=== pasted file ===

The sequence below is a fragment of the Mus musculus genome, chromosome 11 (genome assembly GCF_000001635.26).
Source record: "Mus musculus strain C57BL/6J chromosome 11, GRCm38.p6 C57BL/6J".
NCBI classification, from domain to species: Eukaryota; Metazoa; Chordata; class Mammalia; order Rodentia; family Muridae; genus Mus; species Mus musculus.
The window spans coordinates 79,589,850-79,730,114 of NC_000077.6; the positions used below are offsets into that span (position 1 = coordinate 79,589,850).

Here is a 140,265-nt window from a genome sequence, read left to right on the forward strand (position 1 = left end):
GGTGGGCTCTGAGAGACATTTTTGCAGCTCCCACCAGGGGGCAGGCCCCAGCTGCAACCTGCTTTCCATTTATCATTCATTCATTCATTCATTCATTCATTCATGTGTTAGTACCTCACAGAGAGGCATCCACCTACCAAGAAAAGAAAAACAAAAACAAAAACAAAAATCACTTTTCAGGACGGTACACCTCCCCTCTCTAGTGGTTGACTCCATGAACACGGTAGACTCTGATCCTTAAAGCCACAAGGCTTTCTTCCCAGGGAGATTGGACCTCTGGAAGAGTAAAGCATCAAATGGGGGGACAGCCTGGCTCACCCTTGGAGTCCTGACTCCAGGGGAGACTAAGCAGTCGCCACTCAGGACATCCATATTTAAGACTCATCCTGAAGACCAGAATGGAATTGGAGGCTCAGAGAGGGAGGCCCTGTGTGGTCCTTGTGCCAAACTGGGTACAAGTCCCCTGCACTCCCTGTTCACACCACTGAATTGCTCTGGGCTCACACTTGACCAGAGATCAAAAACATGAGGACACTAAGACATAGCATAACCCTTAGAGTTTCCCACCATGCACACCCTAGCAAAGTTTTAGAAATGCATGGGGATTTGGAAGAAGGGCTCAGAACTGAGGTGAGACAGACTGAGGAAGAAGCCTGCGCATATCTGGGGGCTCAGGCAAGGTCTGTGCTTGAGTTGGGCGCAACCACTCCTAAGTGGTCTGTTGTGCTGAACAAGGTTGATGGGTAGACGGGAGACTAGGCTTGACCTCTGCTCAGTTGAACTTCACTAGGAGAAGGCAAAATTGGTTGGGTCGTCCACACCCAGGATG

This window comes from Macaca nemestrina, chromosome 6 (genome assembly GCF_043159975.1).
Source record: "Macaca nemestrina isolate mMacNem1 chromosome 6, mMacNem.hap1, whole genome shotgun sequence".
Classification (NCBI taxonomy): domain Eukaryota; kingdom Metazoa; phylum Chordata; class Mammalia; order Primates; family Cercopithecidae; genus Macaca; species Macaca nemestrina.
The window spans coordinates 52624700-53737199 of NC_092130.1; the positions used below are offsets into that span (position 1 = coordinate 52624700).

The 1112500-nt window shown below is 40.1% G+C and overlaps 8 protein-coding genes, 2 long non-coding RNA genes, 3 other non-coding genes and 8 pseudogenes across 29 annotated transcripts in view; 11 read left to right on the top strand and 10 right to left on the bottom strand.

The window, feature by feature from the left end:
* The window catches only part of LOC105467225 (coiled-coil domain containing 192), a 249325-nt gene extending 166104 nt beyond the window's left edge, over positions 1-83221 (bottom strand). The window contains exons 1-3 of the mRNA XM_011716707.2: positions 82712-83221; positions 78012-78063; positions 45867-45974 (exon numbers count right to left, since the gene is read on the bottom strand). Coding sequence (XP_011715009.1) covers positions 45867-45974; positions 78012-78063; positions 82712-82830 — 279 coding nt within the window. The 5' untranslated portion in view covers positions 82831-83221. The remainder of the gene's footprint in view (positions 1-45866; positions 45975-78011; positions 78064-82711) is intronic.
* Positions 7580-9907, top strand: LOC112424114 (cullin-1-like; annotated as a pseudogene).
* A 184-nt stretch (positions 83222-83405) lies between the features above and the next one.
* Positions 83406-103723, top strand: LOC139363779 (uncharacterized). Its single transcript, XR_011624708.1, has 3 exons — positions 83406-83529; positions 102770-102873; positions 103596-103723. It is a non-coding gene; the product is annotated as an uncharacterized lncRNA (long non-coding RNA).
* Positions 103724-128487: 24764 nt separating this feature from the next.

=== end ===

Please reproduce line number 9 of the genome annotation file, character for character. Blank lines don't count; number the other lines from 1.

Classification (NCBI taxonomy): domain Eukaryota; kingdom Metazoa; phylum Chordata; class Mammalia; order Primates; family Cercopithecidae; genus Macaca; species Macaca nemestrina.